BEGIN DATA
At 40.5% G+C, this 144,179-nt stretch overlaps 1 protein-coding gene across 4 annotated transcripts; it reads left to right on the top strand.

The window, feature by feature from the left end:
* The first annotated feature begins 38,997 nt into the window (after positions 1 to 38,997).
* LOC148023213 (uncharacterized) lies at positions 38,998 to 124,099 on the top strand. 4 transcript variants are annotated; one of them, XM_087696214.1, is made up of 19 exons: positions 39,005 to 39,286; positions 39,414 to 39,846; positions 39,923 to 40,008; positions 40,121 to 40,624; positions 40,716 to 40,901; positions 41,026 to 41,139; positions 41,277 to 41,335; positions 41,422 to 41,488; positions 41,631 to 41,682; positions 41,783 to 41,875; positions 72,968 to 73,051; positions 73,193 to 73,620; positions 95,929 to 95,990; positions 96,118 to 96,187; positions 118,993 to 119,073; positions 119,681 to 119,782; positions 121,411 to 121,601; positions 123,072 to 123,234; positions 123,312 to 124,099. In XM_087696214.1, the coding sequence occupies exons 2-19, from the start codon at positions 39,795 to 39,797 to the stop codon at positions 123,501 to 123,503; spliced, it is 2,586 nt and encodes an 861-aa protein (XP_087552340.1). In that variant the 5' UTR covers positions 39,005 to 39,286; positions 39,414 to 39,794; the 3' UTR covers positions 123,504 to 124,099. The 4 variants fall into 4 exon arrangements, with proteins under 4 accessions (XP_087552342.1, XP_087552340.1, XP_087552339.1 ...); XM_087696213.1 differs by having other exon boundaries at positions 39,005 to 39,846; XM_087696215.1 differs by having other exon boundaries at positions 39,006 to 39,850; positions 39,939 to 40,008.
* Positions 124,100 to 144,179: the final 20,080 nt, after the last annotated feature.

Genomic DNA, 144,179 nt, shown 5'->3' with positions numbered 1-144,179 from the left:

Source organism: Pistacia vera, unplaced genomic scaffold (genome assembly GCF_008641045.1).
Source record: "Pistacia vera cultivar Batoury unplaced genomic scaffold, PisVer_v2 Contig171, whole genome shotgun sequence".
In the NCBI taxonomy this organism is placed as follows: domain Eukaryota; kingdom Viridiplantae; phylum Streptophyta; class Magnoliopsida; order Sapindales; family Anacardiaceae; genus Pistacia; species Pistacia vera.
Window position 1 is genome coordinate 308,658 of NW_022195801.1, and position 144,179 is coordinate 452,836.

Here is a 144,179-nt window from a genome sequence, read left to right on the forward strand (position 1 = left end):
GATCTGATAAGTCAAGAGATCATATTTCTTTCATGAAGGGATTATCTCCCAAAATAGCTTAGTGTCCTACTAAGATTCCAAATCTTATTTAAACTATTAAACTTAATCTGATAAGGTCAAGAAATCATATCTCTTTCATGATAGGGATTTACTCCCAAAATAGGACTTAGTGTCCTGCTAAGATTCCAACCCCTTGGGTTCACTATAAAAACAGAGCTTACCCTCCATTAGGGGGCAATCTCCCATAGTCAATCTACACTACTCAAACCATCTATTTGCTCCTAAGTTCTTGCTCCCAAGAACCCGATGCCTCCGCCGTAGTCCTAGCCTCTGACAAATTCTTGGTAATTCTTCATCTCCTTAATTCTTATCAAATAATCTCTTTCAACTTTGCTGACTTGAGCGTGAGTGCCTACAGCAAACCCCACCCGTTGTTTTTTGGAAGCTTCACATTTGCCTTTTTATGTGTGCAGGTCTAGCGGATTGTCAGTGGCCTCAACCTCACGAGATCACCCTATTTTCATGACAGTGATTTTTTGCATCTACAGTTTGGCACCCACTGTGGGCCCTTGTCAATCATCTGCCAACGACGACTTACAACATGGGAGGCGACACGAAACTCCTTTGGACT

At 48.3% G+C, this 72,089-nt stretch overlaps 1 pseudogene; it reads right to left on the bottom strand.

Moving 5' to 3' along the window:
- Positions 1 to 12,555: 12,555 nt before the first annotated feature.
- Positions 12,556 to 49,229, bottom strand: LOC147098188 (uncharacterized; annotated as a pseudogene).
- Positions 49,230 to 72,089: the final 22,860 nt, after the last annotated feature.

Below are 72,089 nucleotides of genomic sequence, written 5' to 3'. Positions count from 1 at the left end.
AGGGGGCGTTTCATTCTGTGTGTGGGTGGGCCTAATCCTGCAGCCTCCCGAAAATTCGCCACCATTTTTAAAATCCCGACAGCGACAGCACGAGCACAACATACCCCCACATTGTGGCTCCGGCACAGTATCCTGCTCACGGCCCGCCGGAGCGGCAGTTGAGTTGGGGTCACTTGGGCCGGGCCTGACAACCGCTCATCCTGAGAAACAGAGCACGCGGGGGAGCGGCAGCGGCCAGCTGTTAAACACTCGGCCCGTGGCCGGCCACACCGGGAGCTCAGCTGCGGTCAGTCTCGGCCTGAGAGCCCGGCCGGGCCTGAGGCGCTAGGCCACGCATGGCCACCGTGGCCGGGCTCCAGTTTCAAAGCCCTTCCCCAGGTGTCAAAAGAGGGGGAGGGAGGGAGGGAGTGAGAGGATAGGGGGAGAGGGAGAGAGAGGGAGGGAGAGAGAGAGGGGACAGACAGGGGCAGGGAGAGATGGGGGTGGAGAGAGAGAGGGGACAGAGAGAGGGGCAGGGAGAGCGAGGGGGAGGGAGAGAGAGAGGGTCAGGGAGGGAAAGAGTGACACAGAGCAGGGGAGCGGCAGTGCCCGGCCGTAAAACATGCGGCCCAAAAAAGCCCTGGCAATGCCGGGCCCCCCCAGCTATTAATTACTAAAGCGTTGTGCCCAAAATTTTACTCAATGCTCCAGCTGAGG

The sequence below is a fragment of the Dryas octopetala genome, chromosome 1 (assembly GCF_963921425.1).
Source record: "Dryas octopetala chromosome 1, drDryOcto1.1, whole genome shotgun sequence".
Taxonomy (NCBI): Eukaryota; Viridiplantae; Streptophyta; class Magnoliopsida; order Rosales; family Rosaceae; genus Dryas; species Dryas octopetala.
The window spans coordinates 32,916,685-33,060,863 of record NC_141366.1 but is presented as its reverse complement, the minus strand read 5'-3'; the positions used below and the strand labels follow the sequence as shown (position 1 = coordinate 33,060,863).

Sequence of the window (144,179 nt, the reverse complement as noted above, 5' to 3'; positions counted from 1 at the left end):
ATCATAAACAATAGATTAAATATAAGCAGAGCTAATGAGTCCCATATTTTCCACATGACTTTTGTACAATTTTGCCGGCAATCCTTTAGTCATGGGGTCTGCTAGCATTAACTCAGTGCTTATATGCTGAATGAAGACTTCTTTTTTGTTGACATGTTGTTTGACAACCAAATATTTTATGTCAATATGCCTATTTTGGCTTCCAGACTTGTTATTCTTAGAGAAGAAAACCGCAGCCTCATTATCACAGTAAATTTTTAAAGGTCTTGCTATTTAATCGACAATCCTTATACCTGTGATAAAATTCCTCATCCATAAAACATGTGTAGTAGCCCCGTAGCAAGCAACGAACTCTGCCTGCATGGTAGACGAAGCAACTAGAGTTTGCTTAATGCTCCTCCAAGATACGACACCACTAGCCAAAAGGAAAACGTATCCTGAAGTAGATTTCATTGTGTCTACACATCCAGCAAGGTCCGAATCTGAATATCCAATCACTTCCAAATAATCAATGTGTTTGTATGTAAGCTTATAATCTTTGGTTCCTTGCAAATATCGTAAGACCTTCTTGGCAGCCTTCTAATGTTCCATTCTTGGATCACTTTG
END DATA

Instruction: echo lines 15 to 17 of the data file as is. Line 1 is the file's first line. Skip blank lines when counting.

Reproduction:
- Positions 1 to 12,555: 12,555 nt before the first annotated feature.
- Positions 12,556 to 49,229, bottom strand: LOC147098188 (uncharacterized; annotated as a pseudogene).
- Positions 49,230 to 72,089: the final 22,860 nt, after the last annotated feature.